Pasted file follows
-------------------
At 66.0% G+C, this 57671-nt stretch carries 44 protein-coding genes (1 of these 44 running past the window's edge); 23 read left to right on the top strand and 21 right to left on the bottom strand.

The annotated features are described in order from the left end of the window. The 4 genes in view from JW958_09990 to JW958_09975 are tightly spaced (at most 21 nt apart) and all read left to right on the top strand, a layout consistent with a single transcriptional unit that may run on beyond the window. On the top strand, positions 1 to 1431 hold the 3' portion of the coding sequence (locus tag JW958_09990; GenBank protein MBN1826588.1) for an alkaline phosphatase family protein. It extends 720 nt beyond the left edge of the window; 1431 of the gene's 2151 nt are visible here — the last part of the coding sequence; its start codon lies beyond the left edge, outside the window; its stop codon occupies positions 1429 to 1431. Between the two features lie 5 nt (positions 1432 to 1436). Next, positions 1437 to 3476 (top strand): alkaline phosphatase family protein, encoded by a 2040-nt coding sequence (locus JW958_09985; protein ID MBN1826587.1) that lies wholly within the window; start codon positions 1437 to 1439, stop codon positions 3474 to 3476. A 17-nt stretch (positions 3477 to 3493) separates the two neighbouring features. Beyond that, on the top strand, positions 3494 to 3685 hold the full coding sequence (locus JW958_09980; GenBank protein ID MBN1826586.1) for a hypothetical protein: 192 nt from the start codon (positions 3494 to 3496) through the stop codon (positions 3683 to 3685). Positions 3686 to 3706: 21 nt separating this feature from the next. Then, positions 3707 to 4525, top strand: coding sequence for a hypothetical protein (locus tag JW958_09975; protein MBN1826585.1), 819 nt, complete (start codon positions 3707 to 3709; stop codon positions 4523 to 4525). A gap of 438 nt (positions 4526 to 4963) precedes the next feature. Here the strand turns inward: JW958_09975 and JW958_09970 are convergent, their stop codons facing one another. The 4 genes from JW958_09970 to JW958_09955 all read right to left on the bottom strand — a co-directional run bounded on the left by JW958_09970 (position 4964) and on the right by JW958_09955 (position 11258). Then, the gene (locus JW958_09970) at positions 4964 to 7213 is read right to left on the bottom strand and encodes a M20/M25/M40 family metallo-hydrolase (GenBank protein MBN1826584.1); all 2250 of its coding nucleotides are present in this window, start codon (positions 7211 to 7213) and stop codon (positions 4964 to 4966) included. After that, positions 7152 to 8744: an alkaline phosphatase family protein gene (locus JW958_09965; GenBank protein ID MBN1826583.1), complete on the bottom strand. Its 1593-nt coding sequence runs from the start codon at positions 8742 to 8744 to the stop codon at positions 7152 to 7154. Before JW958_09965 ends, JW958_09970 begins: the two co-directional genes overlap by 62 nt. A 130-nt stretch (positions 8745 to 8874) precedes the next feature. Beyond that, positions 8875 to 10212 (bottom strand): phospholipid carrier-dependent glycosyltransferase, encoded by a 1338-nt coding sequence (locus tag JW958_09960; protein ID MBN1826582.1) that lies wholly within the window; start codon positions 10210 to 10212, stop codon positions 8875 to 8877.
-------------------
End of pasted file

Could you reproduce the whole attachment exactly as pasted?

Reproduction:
At 66.0% G+C, this 57671-nt stretch carries 44 protein-coding genes (1 of these 44 running past the window's edge); 23 read left to right on the top strand and 21 right to left on the bottom strand.

The annotated features are described in order from the left end of the window. The 4 genes in view from JW958_09990 to JW958_09975 are tightly spaced (at most 21 nt apart) and all read left to right on the top strand, a layout consistent with a single transcriptional unit that may run on beyond the window. On the top strand, positions 1 to 1431 hold the 3' portion of the coding sequence (locus tag JW958_09990; GenBank protein MBN1826588.1) for an alkaline phosphatase family protein. It extends 720 nt beyond the left edge of the window; 1431 of the gene's 2151 nt are visible here — the last part of the coding sequence; its start codon lies beyond the left edge, outside the window; its stop codon occupies positions 1429 to 1431. Between the two features lie 5 nt (positions 1432 to 1436). Next, positions 1437 to 3476 (top strand): alkaline phosphatase family protein, encoded by a 2040-nt coding sequence (locus JW958_09985; protein ID MBN1826587.1) that lies wholly within the window; start codon positions 1437 to 1439, stop codon positions 3474 to 3476. A 17-nt stretch (positions 3477 to 3493) separates the two neighbouring features. Beyond that, on the top strand, positions 3494 to 3685 hold the full coding sequence (locus JW958_09980; GenBank protein ID MBN1826586.1) for a hypothetical protein: 192 nt from the start codon (positions 3494 to 3496) through the stop codon (positions 3683 to 3685). Positions 3686 to 3706: 21 nt separating this feature from the next. Then, positions 3707 to 4525, top strand: coding sequence for a hypothetical protein (locus tag JW958_09975; protein MBN1826585.1), 819 nt, complete (start codon positions 3707 to 3709; stop codon positions 4523 to 4525). A gap of 438 nt (positions 4526 to 4963) precedes the next feature. Here the strand turns inward: JW958_09975 and JW958_09970 are convergent, their stop codons facing one another. The 4 genes from JW958_09970 to JW958_09955 all read right to left on the bottom strand — a co-directional run bounded on the left by JW958_09970 (position 4964) and on the right by JW958_09955 (position 11258). Then, the gene (locus JW958_09970) at positions 4964 to 7213 is read right to left on the bottom strand and encodes a M20/M25/M40 family metallo-hydrolase (GenBank protein MBN1826584.1); all 2250 of its coding nucleotides are present in this window, start codon (positions 7211 to 7213) and stop codon (positions 4964 to 4966) included. After that, positions 7152 to 8744: an alkaline phosphatase family protein gene (locus JW958_09965; GenBank protein ID MBN1826583.1), complete on the bottom strand. Its 1593-nt coding sequence runs from the start codon at positions 8742 to 8744 to the stop codon at positions 7152 to 7154. Before JW958_09965 ends, JW958_09970 begins: the two co-directional genes overlap by 62 nt. A 130-nt stretch (positions 8745 to 8874) precedes the next feature. Beyond that, positions 8875 to 10212 (bottom strand): phospholipid carrier-dependent glycosyltransferase, encoded by a 1338-nt coding sequence (locus tag JW958_09960; protein ID MBN1826582.1) that lies wholly within the window; start codon positions 10210 to 10212, stop codon positions 8875 to 8877.